Care “implies a reaching out to something other than the self” (Tronto, 1993, p. 102); the focus is on how to meet the other morally (Noddings, 2013). This relies on a person's relationality and interdependency – morally and epistemologically. Caring requires a displacement of interest from our reality to that of others – the needs and desires of others are considered; their reality becomes a possibility to us and we are able to feel it. Thus, care involves “feeling with the other” (Noddings, 2013, p. 30); this becomes a possibility when we are committed to receptivity. It is what Noddings calls “engrossment” where “I do not project; I receive the other into myself, and see and feel with the other” (2013, p. 30). For example, Terkelsen and Larsen (2016) studied professionals working in the psychiatric ward, where fear and aggression are often reported by medical staff as well as patients. They suggest that professionals practice a “ballet-dancer” attitude, a dialogical and diplomatic approach that is preferred over practices of seclusion and restraint. When the staff “put themselves in the patients' shoes” (p. 309), fear, danger and aggression were reduced in the ward. Thus, the humanisation of patient care, by being open to others' needs and realities, forms a common and more empathetic basis for understanding.
Emotions play an integral part in caring. In traditional and rationalistic moral theories, emotions are considered as egoistic feelings, promoting favouritism and aggressive impulses. They are therefore rejected because they are thought to undermine universal principles and interfere with impartiality (e.g. Gilligan, 1982; Held, 2005; Noddings, 2013; Prinz, 2010; Slote, 2010; Solomon, 2003). However, the ethics of care considers sympathy, empathy, sensitivity and responsiveness as moral emotions that “need to be cultivated not only to help in the implementation of the dictates of reason but to better ascertain what morality recommends” (Held, 2005, p. 10). Liedtka (1996) argues that in order for individuals to be caring, organizations must provide an open, supportive and trustful working environment. This ensures they can see and “feel” the other's perspective and are committed to acting on that knowledge. This contrasts with traditional (bureaucratic) organizations that prioritise efficiency and justice.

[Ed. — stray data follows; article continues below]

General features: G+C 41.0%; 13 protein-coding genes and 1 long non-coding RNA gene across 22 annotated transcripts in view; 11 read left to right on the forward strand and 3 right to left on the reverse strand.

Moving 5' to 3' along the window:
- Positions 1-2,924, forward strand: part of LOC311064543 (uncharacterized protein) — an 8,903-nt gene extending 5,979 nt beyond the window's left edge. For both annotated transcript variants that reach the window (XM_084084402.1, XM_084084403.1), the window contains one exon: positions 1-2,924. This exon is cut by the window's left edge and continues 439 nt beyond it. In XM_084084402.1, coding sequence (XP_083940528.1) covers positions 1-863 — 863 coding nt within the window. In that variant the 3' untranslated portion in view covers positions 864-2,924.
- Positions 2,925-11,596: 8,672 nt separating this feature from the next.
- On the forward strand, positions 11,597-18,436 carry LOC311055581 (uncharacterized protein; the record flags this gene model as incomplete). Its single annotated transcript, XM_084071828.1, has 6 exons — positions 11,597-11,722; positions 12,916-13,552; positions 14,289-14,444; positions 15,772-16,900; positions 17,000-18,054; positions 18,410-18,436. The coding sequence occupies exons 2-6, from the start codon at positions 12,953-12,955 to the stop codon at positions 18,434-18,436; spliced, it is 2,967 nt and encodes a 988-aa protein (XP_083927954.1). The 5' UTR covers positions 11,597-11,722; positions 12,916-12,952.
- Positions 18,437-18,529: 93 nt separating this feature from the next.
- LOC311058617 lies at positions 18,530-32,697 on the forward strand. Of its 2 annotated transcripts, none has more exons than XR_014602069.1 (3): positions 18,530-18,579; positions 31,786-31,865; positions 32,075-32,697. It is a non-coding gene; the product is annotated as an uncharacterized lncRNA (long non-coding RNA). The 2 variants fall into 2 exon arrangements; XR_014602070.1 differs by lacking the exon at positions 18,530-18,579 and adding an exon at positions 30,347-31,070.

The ethics of care is criticised for being self-sacrificing, if the one-caring prioritises another's needs over one's own (Grigger, 1997; Hoagland, 1990; Pettersen, 2011, 2012). However, care not only entails responsibility for the cared for but also for the self, as constantly prioritizing others' interests could be understood as avoiding responsibility for one's own deeds (Gilligan, 1982; Noddings, 2013; Pettersen, 2012). It is cautioned that boundless and unconditional caring can place the care giver at risk of burnout and exhaustion (Liedtka, 1996; Pettersen, 2012). Hence care is neither purely altruistic nor purely self-interested (Ferguson, 1984; Gilligan, 1987; Held, 2005; Tronto, 1993). Care is not an emotional and altruistic attitude of an individual, as compassion, but rather as “a relation in which carer and cared-for share an interest in their mutual well-being” (Held, 2005, p. 35; cf. Pettersen, 2011, 2012). Care is neither a virtue in the same sense as compassion is often understood. The ethics of care is thereby dissociated from virtue ethics which emphasises individual dispositions rather than relationships (Held, 2005; Noddings, 2013).
“I must” as an obligation